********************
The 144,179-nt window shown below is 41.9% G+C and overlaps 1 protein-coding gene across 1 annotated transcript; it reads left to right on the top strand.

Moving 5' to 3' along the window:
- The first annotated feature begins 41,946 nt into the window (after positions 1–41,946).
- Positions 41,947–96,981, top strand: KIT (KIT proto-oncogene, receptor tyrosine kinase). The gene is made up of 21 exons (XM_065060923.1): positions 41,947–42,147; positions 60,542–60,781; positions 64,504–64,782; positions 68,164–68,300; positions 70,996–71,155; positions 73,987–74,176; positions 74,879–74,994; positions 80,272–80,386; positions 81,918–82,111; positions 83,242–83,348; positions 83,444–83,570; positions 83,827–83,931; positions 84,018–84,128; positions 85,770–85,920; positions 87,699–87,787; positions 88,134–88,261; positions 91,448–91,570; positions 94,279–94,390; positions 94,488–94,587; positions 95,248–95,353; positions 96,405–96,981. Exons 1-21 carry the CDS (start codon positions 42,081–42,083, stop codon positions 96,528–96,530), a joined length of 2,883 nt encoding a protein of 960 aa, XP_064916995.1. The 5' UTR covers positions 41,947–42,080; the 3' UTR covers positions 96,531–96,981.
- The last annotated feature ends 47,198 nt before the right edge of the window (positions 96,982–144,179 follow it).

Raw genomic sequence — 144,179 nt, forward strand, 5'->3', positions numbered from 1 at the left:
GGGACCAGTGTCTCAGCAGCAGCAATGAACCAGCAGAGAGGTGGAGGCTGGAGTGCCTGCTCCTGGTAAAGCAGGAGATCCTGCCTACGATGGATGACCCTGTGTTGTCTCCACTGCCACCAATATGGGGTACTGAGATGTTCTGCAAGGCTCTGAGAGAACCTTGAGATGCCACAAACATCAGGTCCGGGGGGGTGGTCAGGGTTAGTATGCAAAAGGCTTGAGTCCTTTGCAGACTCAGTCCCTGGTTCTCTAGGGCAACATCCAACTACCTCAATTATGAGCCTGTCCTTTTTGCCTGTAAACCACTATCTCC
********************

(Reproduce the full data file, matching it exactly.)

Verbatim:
The 144,179-nt window shown below is 41.9% G+C and overlaps 1 protein-coding gene across 1 annotated transcript; it reads left to right on the top strand.

Moving 5' to 3' along the window:
- The first annotated feature begins 41,946 nt into the window (after positions 1–41,946).
- Positions 41,947–96,981, top strand: KIT (KIT proto-oncogene, receptor tyrosine kinase). The gene is made up of 21 exons (XM_065060923.1): positions 41,947–42,147; positions 60,542–60,781; positions 64,504–64,782; positions 68,164–68,300; positions 70,996–71,155; positions 73,987–74,176; positions 74,879–74,994; positions 80,272–80,386; positions 81,918–82,111; positions 83,242–83,348; positions 83,444–83,570; positions 83,827–83,931; positions 84,018–84,128; positions 85,770–85,920; positions 87,699–87,787; positions 88,134–88,261; positions 91,448–91,570; positions 94,279–94,390; positions 94,488–94,587; positions 95,248–95,353; positions 96,405–96,981. Exons 1-21 carry the CDS (start codon positions 42,081–42,083, stop codon positions 96,528–96,530), a joined length of 2,883 nt encoding a protein of 960 aa, XP_064916995.1. The 5' UTR covers positions 41,947–42,080; the 3' UTR covers positions 96,531–96,981.
- The last annotated feature ends 47,198 nt before the right edge of the window (positions 96,982–144,179 follow it).

Raw genomic sequence — 144,179 nt, forward strand, 5'->3', positions numbered from 1 at the left:
GGGACCAGTGTCTCAGCAGCAGCAATGAACCAGCAGAGAGGTGGAGGCTGGAGTGCCTGCTCCTGGTAAAGCAGGAGATCCTGCCTACGATGGATGACCCTGTGTTGTCTCCACTGCCACCAATATGGGGTACTGAGATGTTCTGCAAGGCTCTGAGAGAACCTTGAGATGCCACAAACATCAGGTCCGGGGGGGTGGTCAGGGTTAGTATGCAAAAGGCTTGAGTCCTTTGCAGACTCAGTCCCTGGTTCTCTAGGGCAACATCCAACTACCTCAATTATGAGCCTGTCCTTTTTGCCTGTAAACCACTATCTCC